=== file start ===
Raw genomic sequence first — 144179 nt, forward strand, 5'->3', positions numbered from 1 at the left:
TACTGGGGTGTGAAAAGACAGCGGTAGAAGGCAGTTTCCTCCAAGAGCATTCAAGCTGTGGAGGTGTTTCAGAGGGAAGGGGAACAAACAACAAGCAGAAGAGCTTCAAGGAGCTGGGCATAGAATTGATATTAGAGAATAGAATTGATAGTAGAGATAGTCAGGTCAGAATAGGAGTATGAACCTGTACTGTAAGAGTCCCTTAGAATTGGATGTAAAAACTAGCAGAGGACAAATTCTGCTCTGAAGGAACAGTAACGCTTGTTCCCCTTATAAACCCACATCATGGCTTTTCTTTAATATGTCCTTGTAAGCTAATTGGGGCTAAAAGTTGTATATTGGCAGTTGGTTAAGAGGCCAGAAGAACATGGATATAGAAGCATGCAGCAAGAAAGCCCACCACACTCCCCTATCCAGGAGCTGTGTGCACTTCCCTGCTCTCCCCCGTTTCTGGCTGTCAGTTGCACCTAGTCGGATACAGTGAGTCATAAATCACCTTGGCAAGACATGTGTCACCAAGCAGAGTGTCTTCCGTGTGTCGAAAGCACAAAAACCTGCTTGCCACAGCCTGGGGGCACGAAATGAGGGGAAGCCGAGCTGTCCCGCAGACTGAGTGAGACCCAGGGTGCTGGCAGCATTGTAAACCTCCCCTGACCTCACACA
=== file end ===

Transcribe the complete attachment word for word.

Raw genomic sequence first — 144179 nt, forward strand, 5'->3', positions numbered from 1 at the left:
TACTGGGGTGTGAAAAGACAGCGGTAGAAGGCAGTTTCCTCCAAGAGCATTCAAGCTGTGGAGGTGTTTCAGAGGGAAGGGGAACAAACAACAAGCAGAAGAGCTTCAAGGAGCTGGGCATAGAATTGATATTAGAGAATAGAATTGATAGTAGAGATAGTCAGGTCAGAATAGGAGTATGAACCTGTACTGTAAGAGTCCCTTAGAATTGGATGTAAAAACTAGCAGAGGACAAATTCTGCTCTGAAGGAACAGTAACGCTTGTTCCCCTTATAAACCCACATCATGGCTTTTCTTTAATATGTCCTTGTAAGCTAATTGGGGCTAAAAGTTGTATATTGGCAGTTGGTTAAGAGGCCAGAAGAACATGGATATAGAAGCATGCAGCAAGAAAGCCCACCACACTCCCCTATCCAGGAGCTGTGTGCACTTCCCTGCTCTCCCCCGTTTCTGGCTGTCAGTTGCACCTAGTCGGATACAGTGAGTCATAAATCACCTTGGCAAGACATGTGTCACCAAGCAGAGTGTCTTCCGTGTGTCGAAAGCACAAAAACCTGCTTGCCACAGCCTGGGGGCACGAAATGAGGGGAAGCCGAGCTGTCCCGCAGACTGAGTGAGACCCAGGGTGCTGGCAGCATTGTAAACCTCCCCTGACCTCACACA